Hacking NFC phones, sneaking malware into Google Play and more: This is the beginning

Mike Dano

Mobile security firms have long warned of the threat of cell phone hacking. For example, in 2004 anti-virus company F-Secure Corp. said it discovered a Trojan computer virus for mobile phones running the Series 60 version of the Symbian operating system. The company said the bug replaced menu icons on the phone with a skull-and-crossbones symbol.

More recently, there have been a handful of well-documented cases of troublesome smartphone code, including malicious apps dropping on Android and established app makers surreptitiously storing users' personal information.

And it seems things are just getting started.

The recent hacker convention in Las Vegas, hosted by Black Hat and Defcon, offered a clear insight into the shady and nefarious realm of cell phone hacking. And the fact that smartphones are now practically ubiquitous among Americans appears to have motivated these hackers to find and exploit every nook and cranny in iOS, Android and Windows Phone.

"When I'm sleeping [my mobile phone] is on my nightstand; when I am traveling around it's in my pocket," Nicholas Percoco, an ethical hacker and security researcher, told NPR. "So the ability to do things to a mobile phone becomes even more enticing to a criminal."

So how exactly are hackers breaking into phones? According to the lengthy list of hacks presented at the Black Hat and Defcon convention, there appear to be security holes everywhere. In fact, the list of successful hacks presented at just this one event is enough to make even the most jaded wireless industry journalist take pause. For example:

  • Two researchers from the SpiderLab hacking division in data security company Trustwave detailed how they were able to bypass Google's automated Android malware detection service, dubbed Bouncer. The researchers, Nicholas Percoco and Sean Schulte, submitted an innocuous SMS blocking application (priced at $49 in order to prevent real people from using it) called SMS Bloxor to the Google's (NASDAQ:GOOG) Play storefront, and managed to get it published. Then, in subsequent updates to the app, the researchers added malicious code that was designed to steal users' contacts, SMS messages and photos, and use the phone to conduct DDoS attacks. The researchers were able to sneak the mischievous code past Google's Bouncer program by using the same app technology that Facebook uses for its Android app: the app sat inside a "native wrapper" but used a "JavaScript bridge" to access additional code without requiring an update to the app itself. The researchers were successful in obtaining almost all the information they were trying to get, and only got caught by Google's Bouncer when they intentionally attempted to probe the limits of Bouncer's scanning abilities. Google declined to discuss the matter.
  • Charlie Miller, managing principal of security company Accuvant Labs, discussed how he was able to "fuzz" NFC technology in order to hack into two devices, a Nokia (NYSE:NOK) N9 and a Samsung Galaxy Nexus. "It turns out that through NFC, using technologies like Android Beam or NDEF content sharing, one can force some phones to parse images, videos, contacts, office documents, and even open up web pages in the browser, all without user interaction," he wrote. "In some cases, it is even possible to completely take control of the phone via NFC, including stealing photos, contacts, even sending text messages and making phone calls. The next time you present your phone to pay for your cab, be aware you might have just gotten owned."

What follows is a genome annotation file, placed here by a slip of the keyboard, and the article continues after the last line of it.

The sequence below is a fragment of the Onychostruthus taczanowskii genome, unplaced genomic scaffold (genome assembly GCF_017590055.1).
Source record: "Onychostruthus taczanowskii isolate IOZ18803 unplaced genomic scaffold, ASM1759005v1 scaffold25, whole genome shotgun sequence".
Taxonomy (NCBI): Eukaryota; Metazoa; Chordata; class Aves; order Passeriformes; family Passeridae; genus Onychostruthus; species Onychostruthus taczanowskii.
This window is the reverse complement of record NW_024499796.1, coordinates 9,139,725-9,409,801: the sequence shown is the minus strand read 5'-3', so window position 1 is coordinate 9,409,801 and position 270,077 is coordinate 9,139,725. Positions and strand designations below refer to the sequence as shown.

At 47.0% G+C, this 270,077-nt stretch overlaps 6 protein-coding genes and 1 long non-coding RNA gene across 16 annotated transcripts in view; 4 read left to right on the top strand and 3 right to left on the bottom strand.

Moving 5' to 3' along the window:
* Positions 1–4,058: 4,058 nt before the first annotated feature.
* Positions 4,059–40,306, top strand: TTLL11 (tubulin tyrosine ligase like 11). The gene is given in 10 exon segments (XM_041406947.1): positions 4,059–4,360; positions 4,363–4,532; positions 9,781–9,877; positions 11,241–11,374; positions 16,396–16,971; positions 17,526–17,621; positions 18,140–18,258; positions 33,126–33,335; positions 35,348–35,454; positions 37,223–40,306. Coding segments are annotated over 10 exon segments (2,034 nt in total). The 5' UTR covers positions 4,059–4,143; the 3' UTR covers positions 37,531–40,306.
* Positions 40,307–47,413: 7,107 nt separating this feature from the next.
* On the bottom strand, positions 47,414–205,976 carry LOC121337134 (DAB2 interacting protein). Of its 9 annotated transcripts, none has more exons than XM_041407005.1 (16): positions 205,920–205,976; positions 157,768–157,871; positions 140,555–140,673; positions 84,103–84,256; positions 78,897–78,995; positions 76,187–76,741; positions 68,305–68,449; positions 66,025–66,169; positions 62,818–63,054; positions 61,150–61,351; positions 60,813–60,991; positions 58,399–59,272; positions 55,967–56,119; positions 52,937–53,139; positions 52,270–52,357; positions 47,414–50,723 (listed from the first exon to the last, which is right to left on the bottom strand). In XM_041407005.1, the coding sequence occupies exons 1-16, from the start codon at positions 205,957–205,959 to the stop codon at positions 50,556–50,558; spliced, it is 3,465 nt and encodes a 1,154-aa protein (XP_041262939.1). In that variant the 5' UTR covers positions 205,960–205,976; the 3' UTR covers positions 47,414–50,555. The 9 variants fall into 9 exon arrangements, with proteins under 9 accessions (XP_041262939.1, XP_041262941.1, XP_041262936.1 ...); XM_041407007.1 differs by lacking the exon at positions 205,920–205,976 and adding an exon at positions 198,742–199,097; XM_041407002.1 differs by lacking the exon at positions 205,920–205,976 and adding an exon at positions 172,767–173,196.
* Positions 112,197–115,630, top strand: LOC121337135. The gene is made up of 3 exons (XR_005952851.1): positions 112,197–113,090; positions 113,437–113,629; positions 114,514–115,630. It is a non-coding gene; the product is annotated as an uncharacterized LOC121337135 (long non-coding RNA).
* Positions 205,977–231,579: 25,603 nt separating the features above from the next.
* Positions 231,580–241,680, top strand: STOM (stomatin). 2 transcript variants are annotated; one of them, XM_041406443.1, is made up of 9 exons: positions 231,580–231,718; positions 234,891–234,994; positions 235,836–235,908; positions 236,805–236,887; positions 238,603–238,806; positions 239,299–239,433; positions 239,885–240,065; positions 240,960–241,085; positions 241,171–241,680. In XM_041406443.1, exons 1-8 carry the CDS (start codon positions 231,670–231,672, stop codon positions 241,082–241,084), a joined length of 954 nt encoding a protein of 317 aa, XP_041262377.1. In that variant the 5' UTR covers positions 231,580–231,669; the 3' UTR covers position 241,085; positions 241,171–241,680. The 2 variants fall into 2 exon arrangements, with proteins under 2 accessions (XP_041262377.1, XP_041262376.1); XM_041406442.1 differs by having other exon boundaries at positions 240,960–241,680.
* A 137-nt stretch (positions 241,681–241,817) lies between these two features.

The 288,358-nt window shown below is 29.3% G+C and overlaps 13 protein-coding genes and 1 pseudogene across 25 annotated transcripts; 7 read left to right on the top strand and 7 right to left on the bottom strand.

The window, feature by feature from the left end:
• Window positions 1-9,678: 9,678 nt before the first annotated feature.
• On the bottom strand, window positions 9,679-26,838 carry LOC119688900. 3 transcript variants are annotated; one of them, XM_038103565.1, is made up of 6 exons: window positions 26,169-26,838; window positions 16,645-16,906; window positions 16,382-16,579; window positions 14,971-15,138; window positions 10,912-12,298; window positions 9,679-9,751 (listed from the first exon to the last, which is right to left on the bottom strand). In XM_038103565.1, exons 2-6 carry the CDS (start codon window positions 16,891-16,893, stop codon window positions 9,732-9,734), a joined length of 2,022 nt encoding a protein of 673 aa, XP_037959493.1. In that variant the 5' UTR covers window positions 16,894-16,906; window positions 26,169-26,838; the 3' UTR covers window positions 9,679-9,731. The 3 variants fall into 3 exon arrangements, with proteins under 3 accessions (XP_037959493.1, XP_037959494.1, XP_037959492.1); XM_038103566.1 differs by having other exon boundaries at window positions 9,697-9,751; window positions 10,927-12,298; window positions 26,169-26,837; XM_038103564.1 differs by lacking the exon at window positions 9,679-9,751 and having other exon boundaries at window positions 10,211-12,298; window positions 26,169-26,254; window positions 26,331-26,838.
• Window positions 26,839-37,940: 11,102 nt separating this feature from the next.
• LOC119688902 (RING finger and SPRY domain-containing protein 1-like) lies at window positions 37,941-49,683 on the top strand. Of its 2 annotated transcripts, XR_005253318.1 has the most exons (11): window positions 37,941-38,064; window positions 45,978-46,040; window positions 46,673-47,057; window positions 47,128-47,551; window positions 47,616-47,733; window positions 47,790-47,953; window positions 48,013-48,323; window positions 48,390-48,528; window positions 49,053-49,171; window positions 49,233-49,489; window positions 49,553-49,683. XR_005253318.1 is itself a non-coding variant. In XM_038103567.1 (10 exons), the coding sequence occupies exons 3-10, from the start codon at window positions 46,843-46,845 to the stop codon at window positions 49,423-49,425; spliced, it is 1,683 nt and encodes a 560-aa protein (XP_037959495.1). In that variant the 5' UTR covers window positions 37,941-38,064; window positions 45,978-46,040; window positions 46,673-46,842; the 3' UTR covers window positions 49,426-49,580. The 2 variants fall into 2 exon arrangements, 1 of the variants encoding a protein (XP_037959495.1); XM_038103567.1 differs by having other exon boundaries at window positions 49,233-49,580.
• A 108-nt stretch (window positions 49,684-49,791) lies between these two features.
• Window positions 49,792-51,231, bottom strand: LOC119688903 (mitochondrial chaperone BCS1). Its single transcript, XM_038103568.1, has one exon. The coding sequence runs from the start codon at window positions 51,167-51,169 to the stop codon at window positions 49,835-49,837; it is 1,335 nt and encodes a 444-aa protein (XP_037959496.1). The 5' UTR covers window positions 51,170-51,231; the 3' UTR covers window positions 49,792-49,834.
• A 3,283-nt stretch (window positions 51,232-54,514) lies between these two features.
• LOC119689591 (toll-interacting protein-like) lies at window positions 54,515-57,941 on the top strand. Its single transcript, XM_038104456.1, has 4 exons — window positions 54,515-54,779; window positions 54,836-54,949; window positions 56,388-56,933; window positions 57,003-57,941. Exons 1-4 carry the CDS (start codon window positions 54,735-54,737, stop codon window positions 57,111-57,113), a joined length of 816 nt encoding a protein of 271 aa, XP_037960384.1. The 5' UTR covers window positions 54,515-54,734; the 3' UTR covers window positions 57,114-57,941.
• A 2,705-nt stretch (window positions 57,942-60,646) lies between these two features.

• Finally, Peter Hannay with Edith Cowan University showed how Microsoft's (NASDAQ:MSFT) Exchange ActiveSync technology--used by most smartphones to connect to an Exchange email server--can be used in some cases to remotely wipe users' smartphones. Hannay explained that he and his team set up a dummy Wi-Fi network that was able to connect to a number of smartphones, including those running Android version 4, iOS 5 and Windows Phone 7.5. In the case of Exchange setups that use "self-signed certificates," which Hannay said is the most common deployment style for small to medium businesses, he was able to completely wipe the Android test devices and the iOS test devices. Windows Phone 7.5, however, "provided no mechanism to easily accept a self-signed certificate (it had to be installed manually), when the certificate changed there was no easy mechanism to accept the new certificate." As for those Exchange setups using a "trusted certificate," Hannay was not able to wipe the Android or Windows Phone devices but he was able to wipe the iOS device. "The iOS devices tested provided a prompt to accept the new certificate, again with no advice and an easily available continue button."

Though there are plenty of caveats to each of the above examples, but it's clear that cell phone hacking is a real and growing trend.

What's most disturbing though is that the dozen or so cell phone hacks presented at this event are presumably only a drop in the bucket. The hackers who attend Black Hat and Defcon do so to shine a light on possible security vulnerabilities so that they can be patched (some of these hackers are also paid for their work). It's safe to assume that other people are working on similar hacks, but they are not presenting them at hacking conventions.

Of course, there are a number of entities working against such hacks. Indeed, Dallas De Atley, manager of the Platform Security team at Apple (NASDAQ:AAPL), attended the hacking event to "discuss key security technologies in iOS," according to the event's website.

Nonetheless, it appears that cell phone hacking is a real, growing and potentially explosive area were developers could make plenty of money--either by legal mechanisms or otherwise. +Mike Dano